Gary Rolston poses for a portrait at Suttons Bay High School in Suttons Bay on Friday. Rolston is a substitute teacher.

SUTTONS BAY — Suttons Bay Superintendent Casey Petz does not think people understand how dire a situation educators and school administrators face when it comes to open jobs at schools.

“People are really taxed right now. It doesn’t take much to tip us over the edge,” Petz said. “When you’re struggling to find subs and drivers and food service workers and have high quality trained teachers, it’s just operating too close to the edge.”

The pressure caused by the COVID-19 pandemic drove many people away from jobs in education, but the shortage of people willing to work in education and applying for teaching positions has been on educators’ radars for years. Petz said he noticed a “mass exodus” of people from education in the past few years.

Petz said Suttons Bay is “struggling with it like everybody else”.

“As an example: if you post a math or science position, you’re lucky to get one or two applicants, and that’s not typical,” Petz said.

Kalkaska Public Schools Superintendent Rick Heitmeyer said more than 20 years ago, each position in education would have 60 to 100 applicants. In the past year, he has not seen more than five people apply to job postings with Kalkaska Public Schools.

“It’s tough to find anybody,” Heitmeyer said. “I guess you hope the right person reads your job posting at the right time and applies.”

Julie Brown, Elk Rapids superintendent, said her school district faced some roadblocks in hiring substitutes and paraprofessionals, but they “had leaner years than this year.”

“You hear school districts that have 10, 20 open teaching positions and that’s scary,” Brown said. “So, we’re in good shape compared to that.”

The shortage of applicants for positions in education is not just a headache for administrators; it can be a threat to day-to-day learning. Some schools in Michigan have had to cancel class this year because they were unable to put enough teachers in front of students.

Newaygo Public Schools canceled classes between Nov. 9 and Nov. 15, citing staffing shortages across the district. The district had too many staff out because of COVID-19, seasonal illness and personal reasons.

Some educators fear the lack of people working toward or applying for positions in education now could leave longer lasting impacts as well; Heitmeyer said current staffing shortages could complicate the future of leadership in certain school districts.

“If we don’t have the teachers, are we going to have the administrators?” Heitmeyer asked.

The long-term impacts could even weigh on the quality of students’ educations.

“If we don’t find ways to attract candidates to the teaching profession, then I think that the writing on the wall is really clear: We’re not going to have certified teachers in our classrooms,” Brown said.

Brown said another plausible outcome to this shortage would be increased class sizes, which can often be more difficult environments for students to learn in.

During a Michigan Board of Education meeting on Nov. 3, state Superintendent Michael Rice said an investment of $300 million to $500 million over the next five years could help address the teacher shortage. Part of that investment includes tuition reimbursement for college students in education programs, student loan forgiveness and scholarships to high schoolers entering teacher training programs.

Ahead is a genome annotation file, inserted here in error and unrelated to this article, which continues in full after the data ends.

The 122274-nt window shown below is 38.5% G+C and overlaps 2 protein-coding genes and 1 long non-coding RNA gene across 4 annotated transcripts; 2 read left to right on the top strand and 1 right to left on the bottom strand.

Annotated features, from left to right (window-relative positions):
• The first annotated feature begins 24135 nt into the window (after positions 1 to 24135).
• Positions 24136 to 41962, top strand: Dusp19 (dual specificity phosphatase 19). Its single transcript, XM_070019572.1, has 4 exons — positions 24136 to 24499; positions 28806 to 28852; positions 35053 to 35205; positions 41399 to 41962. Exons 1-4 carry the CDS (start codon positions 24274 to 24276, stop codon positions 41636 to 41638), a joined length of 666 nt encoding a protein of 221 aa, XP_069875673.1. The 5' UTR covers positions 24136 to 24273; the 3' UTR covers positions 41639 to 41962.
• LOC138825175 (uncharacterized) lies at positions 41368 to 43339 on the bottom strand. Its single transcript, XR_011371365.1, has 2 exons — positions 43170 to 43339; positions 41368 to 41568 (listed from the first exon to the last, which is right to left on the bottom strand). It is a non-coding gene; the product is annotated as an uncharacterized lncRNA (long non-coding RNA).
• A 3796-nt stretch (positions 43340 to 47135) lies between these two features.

Until the issue can be properly addressed, Petz said he thinks schools will continue to close for days at a time as a result of staffing shortages.

“I don’t think it’s a problem in Suttons Bay ... but from longstanding societal problem, we can’t continue to operate on this frequency,” Petz said.

While in some ways the shortages can seem bleak, many schools in northern Michigan have been creative in coming up with solutions.

In Suttons Bay, Petz said that to get people “in the door,” they will hire uncertified people and then help them get the certifications they need for their positions. Kalkaska is doing similar things.

“We actually are paying for someone’s master’s degree in special education,” Heitmeyer said.

However, for many educators, the longer-term solutions are rooted in higher wages and an increase in respect for the education profession.

“Teaching wages are going to have to go up,” Heitmeyer said. “The state’s gonna have to help with a mechanism to do that.”

Michele Shane, head of Children’s House Montessori School, said her school has not been struggling with hiring recently, mostly because of how few employees it has. But she has seen how other schools in Michigan are struggling, and she thinks one of the best solutions is increasing teachers’ wages.

“Every educator is underpaid,” Shane said. “And that’s a systemic problem, not a Traverse City problem.”

Teaching is a difficult job, Petz said, and it has been “very hard” to keep people in education, in part because of a years-long “devaluing” of the teaching profession.

“It’s just kind of, in some ways, been this slow erosion of the work that we do,” he said.

For Petz, the solution is not just higher wages, but a slow rebuilding of respect for teachers through greater connections made in communities between teachers and families.

Heitmeyer said he also noticed a shift where “teachers aren’t as valued” as they used to be. He agreed that this should change.

“Teaching is a great profession and it’s an opportunity every day to touch the future,” Heitmeyer said. “You’re working with kids and helping them grow and develop and become the leaders of tomorrow and there’s not many jobs where you can see that you have that opportunity and honor every day.”

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